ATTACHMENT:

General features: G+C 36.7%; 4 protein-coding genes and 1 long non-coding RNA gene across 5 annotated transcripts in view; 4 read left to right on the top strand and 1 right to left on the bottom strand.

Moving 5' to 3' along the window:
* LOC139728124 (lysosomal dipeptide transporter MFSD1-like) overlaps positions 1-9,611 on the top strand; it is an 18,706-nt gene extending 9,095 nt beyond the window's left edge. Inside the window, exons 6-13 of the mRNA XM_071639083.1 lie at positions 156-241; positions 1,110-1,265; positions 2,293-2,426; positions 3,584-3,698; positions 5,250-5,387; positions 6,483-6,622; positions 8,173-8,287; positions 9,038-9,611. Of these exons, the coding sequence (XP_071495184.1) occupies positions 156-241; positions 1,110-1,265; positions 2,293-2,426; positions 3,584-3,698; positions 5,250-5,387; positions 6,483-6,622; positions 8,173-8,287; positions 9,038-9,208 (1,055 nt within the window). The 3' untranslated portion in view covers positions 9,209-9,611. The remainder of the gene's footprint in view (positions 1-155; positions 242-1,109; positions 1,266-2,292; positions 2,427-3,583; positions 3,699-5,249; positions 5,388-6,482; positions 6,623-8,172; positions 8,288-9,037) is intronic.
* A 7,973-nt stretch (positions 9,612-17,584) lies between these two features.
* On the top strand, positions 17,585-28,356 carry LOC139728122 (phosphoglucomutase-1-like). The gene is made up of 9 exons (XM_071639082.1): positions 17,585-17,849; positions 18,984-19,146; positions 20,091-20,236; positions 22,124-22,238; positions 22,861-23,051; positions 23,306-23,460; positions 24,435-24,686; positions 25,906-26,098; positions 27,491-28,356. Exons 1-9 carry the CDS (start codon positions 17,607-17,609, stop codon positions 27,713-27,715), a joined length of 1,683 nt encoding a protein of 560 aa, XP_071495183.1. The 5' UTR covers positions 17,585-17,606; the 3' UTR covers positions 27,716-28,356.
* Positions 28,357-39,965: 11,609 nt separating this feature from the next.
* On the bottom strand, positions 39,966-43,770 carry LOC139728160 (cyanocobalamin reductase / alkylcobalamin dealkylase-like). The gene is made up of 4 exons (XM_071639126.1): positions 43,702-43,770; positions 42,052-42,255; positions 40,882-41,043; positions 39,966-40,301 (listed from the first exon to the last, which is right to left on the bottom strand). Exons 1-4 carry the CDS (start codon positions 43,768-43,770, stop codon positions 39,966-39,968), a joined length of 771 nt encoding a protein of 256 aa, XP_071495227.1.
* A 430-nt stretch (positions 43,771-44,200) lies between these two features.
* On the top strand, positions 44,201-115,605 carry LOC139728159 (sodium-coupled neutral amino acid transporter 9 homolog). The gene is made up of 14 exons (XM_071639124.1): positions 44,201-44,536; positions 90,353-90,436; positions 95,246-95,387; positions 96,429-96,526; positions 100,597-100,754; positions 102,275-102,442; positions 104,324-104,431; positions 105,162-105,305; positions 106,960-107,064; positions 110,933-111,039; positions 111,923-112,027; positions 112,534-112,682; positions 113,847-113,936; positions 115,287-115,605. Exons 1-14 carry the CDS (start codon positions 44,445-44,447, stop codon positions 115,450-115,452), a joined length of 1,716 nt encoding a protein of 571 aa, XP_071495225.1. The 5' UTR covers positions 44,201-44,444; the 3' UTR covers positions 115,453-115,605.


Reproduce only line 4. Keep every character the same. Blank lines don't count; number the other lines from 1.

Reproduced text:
* A 7,973-nt stretch (positions 9,612-17,584) lies between these two features.